In a rather old-fashioned book I found a reference to “Italian paste” in a context that clearly indicated pasta. I wondered if it was a typo, but checking the OED (updated June 2005) I learned it was an old-fashioned expression; under paste A. I. “A mixture of ingredients or components” we find:
c. Pasta. […] Now rare.
1673 J. Ray Observ. Journey Low-countries 405 Paste made into strings..(which if greater they call Macaroni, if lesser Vermicelli) they cut in pieces and put in their pots as we do oat-meal.
1753 Chambers’s Cycl. Suppl., Macaron, the name of a sort of vermicelli, a paste made of flour and water, and formed into the shape of the barrel of a quill, or the guts of small fowls.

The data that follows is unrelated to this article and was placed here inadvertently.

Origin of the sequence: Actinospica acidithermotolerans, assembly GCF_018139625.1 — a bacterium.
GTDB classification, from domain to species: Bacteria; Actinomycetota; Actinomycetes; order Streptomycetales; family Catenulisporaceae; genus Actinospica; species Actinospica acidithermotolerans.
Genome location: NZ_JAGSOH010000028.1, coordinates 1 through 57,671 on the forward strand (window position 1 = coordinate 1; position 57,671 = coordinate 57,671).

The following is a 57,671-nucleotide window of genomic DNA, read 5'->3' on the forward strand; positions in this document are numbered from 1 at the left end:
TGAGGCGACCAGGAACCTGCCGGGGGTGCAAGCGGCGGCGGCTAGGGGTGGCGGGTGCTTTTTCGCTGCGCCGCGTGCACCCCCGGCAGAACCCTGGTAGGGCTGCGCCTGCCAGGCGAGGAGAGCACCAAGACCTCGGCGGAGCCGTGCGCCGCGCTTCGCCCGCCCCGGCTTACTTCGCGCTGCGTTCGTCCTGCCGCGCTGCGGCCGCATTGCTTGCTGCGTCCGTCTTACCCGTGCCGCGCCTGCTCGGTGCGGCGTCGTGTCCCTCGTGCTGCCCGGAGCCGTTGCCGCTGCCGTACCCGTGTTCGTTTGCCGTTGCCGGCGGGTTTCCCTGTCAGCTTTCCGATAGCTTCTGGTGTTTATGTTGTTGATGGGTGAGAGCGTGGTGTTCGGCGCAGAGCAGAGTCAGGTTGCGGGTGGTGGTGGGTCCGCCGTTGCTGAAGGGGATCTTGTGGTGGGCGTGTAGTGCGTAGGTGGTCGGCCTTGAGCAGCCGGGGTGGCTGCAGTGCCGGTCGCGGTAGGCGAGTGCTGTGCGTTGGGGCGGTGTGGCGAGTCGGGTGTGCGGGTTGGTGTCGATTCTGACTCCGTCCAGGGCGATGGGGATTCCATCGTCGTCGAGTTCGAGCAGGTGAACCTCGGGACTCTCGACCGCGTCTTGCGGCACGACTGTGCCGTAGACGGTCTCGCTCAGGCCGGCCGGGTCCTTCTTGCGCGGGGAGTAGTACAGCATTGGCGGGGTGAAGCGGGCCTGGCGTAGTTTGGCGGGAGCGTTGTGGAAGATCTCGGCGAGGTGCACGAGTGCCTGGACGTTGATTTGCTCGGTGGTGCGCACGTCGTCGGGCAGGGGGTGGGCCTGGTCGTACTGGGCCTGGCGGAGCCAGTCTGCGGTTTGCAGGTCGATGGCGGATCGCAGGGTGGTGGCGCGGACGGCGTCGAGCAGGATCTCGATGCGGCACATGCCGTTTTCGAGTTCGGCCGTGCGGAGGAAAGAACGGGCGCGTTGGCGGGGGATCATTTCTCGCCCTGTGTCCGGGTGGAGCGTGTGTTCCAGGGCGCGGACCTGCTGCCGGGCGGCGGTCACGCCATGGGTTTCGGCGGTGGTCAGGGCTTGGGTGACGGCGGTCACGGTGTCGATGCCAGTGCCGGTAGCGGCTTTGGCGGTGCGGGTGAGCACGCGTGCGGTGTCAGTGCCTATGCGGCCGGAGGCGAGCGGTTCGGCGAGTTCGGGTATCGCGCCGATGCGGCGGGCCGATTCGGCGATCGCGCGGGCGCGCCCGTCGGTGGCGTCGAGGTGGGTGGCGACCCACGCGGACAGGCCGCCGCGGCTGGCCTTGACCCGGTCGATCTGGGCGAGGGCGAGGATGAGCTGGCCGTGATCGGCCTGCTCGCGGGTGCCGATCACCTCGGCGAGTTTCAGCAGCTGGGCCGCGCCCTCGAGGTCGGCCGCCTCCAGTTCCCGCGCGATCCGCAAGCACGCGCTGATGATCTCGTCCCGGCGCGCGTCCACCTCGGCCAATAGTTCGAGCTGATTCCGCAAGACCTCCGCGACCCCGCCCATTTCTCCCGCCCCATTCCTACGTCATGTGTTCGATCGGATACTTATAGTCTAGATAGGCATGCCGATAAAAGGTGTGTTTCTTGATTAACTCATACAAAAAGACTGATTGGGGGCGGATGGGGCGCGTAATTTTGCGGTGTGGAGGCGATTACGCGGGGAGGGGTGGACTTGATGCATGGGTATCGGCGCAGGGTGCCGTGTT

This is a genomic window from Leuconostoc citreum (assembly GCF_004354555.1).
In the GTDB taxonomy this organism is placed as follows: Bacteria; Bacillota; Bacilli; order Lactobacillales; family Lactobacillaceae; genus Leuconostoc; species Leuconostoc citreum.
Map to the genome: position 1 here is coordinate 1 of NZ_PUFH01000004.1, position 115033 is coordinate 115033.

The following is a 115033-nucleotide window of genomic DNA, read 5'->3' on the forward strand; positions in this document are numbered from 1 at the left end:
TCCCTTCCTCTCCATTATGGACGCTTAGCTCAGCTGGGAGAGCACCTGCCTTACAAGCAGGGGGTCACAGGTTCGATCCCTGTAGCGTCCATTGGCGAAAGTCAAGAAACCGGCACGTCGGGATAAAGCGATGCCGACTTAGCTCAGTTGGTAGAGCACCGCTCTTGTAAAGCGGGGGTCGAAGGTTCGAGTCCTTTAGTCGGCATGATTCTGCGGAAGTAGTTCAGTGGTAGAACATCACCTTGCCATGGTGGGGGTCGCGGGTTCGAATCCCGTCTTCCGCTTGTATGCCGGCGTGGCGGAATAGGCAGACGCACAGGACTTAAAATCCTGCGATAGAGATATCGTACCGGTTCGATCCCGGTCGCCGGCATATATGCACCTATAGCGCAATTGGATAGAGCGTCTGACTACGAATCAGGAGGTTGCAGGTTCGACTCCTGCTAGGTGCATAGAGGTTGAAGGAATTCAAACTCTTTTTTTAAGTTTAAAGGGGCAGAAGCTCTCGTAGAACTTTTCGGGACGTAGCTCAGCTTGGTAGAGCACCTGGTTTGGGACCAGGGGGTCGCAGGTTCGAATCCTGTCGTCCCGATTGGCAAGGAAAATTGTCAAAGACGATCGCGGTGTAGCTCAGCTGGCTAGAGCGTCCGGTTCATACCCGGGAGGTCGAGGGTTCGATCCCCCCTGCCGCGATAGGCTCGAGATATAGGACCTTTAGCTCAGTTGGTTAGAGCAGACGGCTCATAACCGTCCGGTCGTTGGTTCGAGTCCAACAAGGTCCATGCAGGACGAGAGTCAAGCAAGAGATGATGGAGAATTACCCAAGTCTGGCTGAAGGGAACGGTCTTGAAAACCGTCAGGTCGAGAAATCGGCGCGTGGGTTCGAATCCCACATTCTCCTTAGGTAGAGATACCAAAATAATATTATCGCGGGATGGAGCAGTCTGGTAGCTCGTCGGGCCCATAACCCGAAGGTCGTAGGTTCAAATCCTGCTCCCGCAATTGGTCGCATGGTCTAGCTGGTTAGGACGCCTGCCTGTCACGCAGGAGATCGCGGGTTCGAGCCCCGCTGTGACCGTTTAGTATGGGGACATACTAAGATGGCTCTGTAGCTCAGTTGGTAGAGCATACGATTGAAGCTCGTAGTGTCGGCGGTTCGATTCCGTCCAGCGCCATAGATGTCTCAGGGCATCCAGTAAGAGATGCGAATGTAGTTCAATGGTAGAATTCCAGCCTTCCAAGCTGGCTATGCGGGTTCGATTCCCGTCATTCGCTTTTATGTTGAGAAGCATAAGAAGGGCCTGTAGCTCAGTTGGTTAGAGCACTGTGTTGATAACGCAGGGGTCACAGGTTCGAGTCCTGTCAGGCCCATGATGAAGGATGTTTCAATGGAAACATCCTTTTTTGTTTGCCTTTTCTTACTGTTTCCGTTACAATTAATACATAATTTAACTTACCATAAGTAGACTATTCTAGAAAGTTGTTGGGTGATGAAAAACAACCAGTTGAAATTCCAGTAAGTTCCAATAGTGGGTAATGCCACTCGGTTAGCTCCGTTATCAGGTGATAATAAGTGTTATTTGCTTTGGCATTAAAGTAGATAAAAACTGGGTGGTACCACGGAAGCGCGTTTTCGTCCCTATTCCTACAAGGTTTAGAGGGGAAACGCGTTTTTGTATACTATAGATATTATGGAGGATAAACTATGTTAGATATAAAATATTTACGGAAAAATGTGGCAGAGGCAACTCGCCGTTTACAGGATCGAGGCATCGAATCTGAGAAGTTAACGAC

1843 Civilian & Galveston (Texas) City Gaz. 5 Apr. 1/2, 2 boxes ass’d Italian Pastes.
1861 Jrnl. Soc. Arts 9 129/1 The manufacture of ‘paste’ (or vermicelli, as it is called in England) continues to be one of the most flourishing trades in Genoa.
1957 Encycl. Brit. XIV. 544/2 Macaroni… The same substance in different forms is also known as vermicelli, pasta or Italian pastes, spaghetti, taglioni, fanti, etc.
In the 1861 quote, I would have assumed that ‘paste’ represented the Italian plural (and thus a pronunciation PAHS-tay) if the OED weren’t around to tell me otherwise. Is anyone familiar with this archaic usage? And is vermicelli still commonly used in the U.K.?